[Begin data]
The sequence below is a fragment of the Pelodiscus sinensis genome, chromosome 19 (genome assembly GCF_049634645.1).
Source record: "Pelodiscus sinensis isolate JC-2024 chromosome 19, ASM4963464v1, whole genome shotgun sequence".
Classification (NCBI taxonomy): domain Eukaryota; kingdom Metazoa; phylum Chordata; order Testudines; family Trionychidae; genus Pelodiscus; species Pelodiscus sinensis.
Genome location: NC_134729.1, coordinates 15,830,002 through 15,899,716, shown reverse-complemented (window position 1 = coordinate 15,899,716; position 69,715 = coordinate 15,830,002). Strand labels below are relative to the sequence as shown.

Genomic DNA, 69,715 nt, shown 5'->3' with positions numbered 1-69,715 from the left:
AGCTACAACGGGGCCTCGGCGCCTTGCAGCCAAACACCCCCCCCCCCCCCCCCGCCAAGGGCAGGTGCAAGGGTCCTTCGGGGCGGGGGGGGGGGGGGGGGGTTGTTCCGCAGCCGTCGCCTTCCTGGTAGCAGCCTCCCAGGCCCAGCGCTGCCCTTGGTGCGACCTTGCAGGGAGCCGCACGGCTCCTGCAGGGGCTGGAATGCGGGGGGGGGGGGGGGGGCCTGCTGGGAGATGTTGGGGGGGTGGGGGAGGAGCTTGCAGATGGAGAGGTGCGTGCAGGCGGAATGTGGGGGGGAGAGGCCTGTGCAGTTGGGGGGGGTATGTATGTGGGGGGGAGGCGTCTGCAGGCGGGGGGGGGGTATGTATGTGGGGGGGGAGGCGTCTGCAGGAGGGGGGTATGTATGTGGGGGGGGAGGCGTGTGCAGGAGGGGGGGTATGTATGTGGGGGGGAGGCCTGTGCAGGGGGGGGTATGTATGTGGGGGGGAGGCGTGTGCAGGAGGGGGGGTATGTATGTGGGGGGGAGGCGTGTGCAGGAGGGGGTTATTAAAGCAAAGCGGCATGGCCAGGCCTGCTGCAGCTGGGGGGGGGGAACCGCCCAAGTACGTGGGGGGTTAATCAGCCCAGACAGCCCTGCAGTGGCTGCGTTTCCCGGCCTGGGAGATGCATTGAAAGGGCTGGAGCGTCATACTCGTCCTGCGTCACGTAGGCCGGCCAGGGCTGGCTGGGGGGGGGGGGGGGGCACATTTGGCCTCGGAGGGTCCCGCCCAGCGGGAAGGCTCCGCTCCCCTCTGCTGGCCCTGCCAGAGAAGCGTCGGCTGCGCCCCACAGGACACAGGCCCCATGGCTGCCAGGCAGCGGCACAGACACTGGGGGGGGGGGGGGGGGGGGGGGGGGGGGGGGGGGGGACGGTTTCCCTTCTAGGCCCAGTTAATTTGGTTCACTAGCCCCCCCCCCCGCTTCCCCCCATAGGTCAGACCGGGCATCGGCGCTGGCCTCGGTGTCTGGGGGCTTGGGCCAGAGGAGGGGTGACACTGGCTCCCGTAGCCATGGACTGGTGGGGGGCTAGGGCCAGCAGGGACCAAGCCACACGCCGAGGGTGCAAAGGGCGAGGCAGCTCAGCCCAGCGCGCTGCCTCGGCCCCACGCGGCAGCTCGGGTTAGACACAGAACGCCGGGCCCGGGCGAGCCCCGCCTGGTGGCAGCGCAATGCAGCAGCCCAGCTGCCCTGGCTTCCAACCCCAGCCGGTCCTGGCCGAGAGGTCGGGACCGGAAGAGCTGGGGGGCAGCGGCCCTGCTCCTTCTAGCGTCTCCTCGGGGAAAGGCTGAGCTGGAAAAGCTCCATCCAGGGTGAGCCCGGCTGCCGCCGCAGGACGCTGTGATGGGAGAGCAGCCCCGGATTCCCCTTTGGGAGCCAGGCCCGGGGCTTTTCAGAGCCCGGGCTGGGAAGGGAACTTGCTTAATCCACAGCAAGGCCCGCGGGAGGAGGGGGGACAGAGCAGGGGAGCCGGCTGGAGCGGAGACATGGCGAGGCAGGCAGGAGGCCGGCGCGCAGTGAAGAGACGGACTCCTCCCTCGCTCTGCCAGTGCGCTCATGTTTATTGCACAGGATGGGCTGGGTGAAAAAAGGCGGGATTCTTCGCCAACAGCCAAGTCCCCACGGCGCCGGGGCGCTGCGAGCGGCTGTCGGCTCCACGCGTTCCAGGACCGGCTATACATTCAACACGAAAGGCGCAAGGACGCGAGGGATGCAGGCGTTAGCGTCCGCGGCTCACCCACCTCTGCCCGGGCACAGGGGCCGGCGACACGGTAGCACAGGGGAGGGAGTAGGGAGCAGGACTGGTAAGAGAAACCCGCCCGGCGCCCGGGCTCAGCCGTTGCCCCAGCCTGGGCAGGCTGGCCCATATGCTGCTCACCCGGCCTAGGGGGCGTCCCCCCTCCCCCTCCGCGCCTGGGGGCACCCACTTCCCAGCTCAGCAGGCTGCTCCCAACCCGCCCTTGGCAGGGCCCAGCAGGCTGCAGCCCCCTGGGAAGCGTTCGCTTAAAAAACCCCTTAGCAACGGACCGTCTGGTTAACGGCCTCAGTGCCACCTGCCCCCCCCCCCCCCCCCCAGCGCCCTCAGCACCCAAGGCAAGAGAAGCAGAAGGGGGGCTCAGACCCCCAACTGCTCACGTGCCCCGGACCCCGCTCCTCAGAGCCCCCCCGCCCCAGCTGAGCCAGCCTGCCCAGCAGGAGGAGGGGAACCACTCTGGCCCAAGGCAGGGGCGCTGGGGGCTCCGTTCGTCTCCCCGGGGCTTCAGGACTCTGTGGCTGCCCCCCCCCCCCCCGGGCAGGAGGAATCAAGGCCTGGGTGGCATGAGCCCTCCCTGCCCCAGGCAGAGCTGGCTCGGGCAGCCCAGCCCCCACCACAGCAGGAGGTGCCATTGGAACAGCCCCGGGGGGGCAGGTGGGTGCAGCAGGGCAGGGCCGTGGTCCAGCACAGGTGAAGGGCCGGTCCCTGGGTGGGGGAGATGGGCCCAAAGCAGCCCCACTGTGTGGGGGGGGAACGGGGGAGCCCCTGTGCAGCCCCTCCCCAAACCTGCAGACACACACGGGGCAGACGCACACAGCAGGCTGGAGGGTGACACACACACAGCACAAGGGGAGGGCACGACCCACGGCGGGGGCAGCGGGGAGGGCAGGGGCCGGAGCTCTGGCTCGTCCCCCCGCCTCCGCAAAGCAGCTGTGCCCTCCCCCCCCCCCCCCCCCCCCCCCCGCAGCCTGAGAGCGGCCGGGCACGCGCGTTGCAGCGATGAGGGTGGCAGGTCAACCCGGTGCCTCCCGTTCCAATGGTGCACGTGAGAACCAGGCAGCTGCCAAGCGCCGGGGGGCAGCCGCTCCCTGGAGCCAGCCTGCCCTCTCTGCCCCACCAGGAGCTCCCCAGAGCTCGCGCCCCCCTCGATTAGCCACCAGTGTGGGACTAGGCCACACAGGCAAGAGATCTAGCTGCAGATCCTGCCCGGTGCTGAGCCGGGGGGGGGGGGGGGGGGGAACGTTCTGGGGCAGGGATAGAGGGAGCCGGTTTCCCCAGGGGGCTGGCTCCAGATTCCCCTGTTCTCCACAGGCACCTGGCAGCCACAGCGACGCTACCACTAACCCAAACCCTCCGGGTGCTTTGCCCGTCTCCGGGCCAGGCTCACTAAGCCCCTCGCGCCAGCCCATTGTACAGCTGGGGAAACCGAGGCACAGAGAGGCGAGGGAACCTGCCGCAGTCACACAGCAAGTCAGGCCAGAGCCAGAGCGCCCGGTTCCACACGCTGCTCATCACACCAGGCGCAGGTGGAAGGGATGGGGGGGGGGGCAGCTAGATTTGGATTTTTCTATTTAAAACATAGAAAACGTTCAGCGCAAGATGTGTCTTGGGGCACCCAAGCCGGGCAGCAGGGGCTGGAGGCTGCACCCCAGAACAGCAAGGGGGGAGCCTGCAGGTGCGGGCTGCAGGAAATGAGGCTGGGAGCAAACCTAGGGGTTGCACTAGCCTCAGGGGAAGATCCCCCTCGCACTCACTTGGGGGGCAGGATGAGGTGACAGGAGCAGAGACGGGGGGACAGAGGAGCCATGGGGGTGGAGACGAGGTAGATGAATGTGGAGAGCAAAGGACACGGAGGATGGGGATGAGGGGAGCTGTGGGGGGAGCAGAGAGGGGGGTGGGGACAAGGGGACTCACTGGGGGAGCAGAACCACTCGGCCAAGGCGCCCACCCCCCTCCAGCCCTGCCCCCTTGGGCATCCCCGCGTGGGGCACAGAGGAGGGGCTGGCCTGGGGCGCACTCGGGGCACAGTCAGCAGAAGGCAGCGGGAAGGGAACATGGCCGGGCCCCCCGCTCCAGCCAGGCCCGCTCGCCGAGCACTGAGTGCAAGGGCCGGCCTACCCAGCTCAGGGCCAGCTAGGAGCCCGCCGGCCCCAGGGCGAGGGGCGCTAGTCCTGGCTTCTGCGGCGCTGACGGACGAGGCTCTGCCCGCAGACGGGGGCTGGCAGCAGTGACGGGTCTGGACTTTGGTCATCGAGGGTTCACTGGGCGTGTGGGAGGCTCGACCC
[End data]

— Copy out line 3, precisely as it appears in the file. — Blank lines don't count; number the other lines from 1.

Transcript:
Classification (NCBI taxonomy): domain Eukaryota; kingdom Metazoa; phylum Chordata; order Testudines; family Trionychidae; genus Pelodiscus; species Pelodiscus sinensis.